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Different States Have Different Birth Injury Damages Limits

In 2014, Deandre and Daniel Bebeau Sr., both petty officers in the Navy, were stationed in Guam. Deandre was pregnant and gave birth to their son at the U.S. Naval Hospital in Guam. During the delivery, things went wrong, and the child suffered severe and permanent brain damage

According to the complaint, Deardre Bebeau arrived at the hospital with contractions starting around midnight. Her water broke at 6 a.m. and she was admitted about 7 a.m. The fetal heart rate at the time of admission showed the fetus was “well oxygenated.” Shortly after, a doctor found fecal stool in the amniotic fluid. 

After administering drugs to the mother to encourage labor, the baby was born at almost 2 a.m., described as “floppy and nonvigorous.” The onsite pediatrician used a bulb suctioning instead of using a meconium aspirator because the tool had fallen behind the bed. 

After 11 more minutes, the anesthesia provider suctioned out the endotracheal tube and breathing improved. The child was transferred to the Tripler Army Medical Center in Honolulu where an MRI revealed “a profound brain injury compatible with hypoxic-ischemic encephalopathy.”

As a result, the child suffered permanent neurological damage and cerebral palsy. The family filed a medical malpractice claim against the government. Eventually, the government settled the case for $11.5 million

If the Birth Injury Happened in Virginia the Family Would Have Recovered Less 

The parents and child now live in Virginia Beach. However, if the accident had occurred while they were living in Virginia, they may have recovered significantly less in damages. Virginia is one of many states with a cap on medical malpractice damages. Under Code of Virginia § 8.01-581.15, any verdict against a healthcare provider for malpractice shall not exceed $2.45 million (for acts of malpractice that occur between July 1, 2020, through June 30, 2021). The amount increases by $500,000 each year until it maxes out at $3 million after July 1, 2031.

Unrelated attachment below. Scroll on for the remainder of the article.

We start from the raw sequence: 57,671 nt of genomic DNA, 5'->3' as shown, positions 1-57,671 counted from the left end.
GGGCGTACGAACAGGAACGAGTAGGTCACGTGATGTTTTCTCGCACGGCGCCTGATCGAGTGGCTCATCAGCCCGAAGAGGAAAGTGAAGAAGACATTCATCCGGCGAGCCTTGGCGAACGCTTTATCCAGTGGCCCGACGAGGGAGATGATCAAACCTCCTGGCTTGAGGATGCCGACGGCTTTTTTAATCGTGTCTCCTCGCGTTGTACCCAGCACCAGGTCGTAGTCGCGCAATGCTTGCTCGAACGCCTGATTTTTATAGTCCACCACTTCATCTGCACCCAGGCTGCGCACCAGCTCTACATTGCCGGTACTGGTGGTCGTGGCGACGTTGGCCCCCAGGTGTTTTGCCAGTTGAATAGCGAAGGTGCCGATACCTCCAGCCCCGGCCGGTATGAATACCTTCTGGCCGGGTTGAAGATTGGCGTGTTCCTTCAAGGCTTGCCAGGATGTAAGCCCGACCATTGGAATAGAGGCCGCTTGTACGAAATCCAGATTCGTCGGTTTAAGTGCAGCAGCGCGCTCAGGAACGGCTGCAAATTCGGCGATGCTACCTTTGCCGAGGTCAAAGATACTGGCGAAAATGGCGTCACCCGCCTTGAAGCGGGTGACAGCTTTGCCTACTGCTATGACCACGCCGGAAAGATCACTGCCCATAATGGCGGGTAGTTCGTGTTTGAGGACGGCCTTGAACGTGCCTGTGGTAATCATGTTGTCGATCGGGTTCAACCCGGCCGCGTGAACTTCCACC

Statutory Caps on Noneconomic Damages 

Some states, including Maryland, have a maxim award for noneconomic damages. Noneconomic damages in a personal injury claim include the non-pecuniary losses and harms, including pain and suffering, emotional distress,  and loss of quality of life. 

Under Courts and Judicial Proceedings § 3-2A-05, an award or verdict under this subtitle for noneconomic damages may not exceed $875,000 for acts occurring on or after January 1, 2020 (The cap on non-economic damages increases $15,000 each year).

States Without Non-Economic Damage Caps

Some states do not have a cap on malpractice or noneconomic damages. In Pennsylvania, noneconomic damage caps were found to be unconstitutional, except for claims against the state or local government. However, there is a cap on punitive damages in medical malpractice claims, including for birth injury claims. 

Under MCARE § 1303.505, “Except in cases alleging intentional misconduct, punitive damages against an individual physician shall not exceed 200% of the compensatory damages awarded.”

Birth Injury Lawyers

If you believe your infant was a victim of medical negligence, it is important to see medical experts about your child’s wellbeing. It is also important to contact a birth injury medical malpractice attorney representing clients in your state. A birth injury lawsuit can help you get the compensation you need to care for your loved one. Contact us for help today online or call (800) 529-6162 today. 

About the Author

Briggs Bedigian
Briggs Bedigian

H. Briggs Bedigian (“Briggs”) is a founding partner of Gilman & Bedigian, LLC.  Prior to forming Gilman & Bedigian, LLC, Briggs was a partner at Wais, Vogelstein and Bedigian, LLC, where he was the head of the firm’s litigation practice.  Briggs’ legal practice is focused on representing clients involved in medical malpractice and catastrophic personal injury cases. 


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